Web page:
PROSETRY | Come to Me by Anne Earney


Winter 2011 Prosetry Winner

Anne Earney


“Drink this,” she said. She pushed my face toward her breast. “Drink up.”

I didn’t want to look away from her face, but I did as I was told. I rolled my eyes up to catch her look of rapture as I pretended to drink. My questions stayed inside so as not to disturb her. I put her actions in the category of behavior I called Strange Habits of the Wealthy.

A few days later I sat on the edge of the bed, the rumpled bedclothes behind me smelling of stale smoke and sweat. I noticed my clothing was looser. My feedings were failing to nourish my body, but that was no surprise.

“Come to me,” she said, crawling back under the messy covers. “Tell me you need me.”

I told her whatever she wanted to hear. I’d only known her a week but I couldn’t live without her. She dabbed perfume on the soft spots of her body in the intervals of absence and I breathed it in, dizzy with a desire to possess her, to become part of her world. My feet no longer touched the floor.

When my clothing was no longer wearable, she sent for a tailor. She was not worried.

“Tell me you’ll never leave me.”

Those clothes were soon too large as well. She cradled me in her arms at night, my feet barely brushing her knees. Dizzy with hunger, I nibbled on the ends of her fingers as she slept.

I didn’t leave the bedroom until the day she picked me up and placed me on her hip. As she carried me out to the kitchen, I wondered at how many years had passed since I’d last wrapped small arms around a woman’s neck. Surely no one picks up a child older than five or six, so at least thirty years. Yet it felt so natural, so naughty. Habits One Ought Not to Have.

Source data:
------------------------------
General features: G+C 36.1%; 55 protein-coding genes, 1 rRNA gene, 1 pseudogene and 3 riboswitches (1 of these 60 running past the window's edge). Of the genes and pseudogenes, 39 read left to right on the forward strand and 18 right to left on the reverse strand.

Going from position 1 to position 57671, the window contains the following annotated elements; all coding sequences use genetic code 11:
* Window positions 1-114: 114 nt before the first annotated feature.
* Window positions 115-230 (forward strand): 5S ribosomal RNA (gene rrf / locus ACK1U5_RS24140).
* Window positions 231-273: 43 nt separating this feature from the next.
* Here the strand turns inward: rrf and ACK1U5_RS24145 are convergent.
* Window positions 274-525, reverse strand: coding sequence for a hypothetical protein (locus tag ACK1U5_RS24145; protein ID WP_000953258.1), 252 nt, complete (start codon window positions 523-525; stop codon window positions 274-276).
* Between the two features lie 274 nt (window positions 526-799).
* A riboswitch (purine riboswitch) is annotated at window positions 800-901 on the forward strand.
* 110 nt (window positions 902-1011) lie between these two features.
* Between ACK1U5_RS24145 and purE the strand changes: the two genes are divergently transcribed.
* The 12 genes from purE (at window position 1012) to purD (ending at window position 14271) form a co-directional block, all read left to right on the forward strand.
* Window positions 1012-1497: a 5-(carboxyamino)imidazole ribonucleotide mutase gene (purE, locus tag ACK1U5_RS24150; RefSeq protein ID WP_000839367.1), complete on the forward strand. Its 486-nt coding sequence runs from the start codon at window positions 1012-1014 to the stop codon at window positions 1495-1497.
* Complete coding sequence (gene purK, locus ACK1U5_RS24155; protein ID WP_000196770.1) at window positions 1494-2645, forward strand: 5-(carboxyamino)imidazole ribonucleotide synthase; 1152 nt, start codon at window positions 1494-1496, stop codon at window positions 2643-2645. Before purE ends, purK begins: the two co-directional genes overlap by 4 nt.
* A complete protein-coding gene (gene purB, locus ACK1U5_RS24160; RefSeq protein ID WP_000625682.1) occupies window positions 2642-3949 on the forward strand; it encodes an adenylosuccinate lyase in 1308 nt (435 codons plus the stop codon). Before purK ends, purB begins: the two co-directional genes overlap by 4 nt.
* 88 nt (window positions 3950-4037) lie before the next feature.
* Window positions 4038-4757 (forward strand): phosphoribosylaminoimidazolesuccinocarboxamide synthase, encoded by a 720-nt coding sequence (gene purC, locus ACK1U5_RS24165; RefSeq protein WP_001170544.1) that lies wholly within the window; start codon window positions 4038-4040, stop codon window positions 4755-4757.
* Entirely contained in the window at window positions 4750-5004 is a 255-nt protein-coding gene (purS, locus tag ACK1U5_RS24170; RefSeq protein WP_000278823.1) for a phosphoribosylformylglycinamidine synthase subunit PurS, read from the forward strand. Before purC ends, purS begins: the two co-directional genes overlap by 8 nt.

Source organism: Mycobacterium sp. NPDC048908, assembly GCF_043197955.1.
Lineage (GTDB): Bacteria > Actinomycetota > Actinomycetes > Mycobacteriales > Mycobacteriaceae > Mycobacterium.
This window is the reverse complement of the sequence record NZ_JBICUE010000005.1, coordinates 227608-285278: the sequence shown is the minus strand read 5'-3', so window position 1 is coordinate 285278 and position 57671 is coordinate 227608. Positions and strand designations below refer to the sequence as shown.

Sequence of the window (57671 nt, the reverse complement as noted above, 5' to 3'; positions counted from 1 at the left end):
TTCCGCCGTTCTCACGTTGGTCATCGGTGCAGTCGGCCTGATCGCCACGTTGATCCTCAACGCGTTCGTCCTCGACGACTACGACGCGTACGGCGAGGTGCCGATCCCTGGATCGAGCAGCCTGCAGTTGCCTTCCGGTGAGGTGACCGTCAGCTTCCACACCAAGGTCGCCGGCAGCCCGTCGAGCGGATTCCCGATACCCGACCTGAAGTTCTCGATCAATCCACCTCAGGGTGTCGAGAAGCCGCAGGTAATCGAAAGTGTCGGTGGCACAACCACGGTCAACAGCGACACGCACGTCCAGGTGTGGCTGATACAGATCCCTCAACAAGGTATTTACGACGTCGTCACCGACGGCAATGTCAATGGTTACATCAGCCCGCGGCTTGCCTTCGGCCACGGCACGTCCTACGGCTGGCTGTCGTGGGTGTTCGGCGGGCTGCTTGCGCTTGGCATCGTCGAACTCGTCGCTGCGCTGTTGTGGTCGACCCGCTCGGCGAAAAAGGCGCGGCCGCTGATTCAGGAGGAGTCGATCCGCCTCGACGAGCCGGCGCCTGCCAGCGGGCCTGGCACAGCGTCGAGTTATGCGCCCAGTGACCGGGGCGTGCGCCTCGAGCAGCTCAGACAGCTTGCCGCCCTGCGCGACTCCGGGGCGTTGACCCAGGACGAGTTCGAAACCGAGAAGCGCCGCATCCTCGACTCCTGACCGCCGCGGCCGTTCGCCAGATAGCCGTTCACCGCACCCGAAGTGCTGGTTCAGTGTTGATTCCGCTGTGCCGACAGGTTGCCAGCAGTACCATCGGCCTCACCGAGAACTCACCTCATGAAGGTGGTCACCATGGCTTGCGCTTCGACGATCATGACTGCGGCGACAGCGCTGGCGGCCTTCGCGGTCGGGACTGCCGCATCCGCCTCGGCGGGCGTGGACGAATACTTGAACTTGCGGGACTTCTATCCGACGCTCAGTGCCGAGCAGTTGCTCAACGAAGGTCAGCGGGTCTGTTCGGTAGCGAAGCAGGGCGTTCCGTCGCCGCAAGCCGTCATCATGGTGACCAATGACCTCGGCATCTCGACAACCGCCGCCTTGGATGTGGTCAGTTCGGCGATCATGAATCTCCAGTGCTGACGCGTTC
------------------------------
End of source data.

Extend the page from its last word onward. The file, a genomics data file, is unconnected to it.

“See the snow?”

Wet white kisses on the windowpane. Atmospheric fallout. I was so thirsty.

The tailor did not ask questions when he was brought to the bedroom.

“My baby,” she said. She stroked my head, her hand soft as my cheeks and smelling of rose water.

Anne Earney lives in St. Louis with her husband and several well-mannered cats. She earned her MFA from the University of Missouri-St. Louis. Her fiction has been published or is forthcoming in journals such as REAL: Regarding Arts and Letters, Caper Literary Review, The Bat Shat, Hayden’s Ferry Review, Natural Bridge, The Linnet’s Wings, Six Little Things, Night Train, and Versal. She is currently working on a Gothic novel.

The Editors

Comments are closed.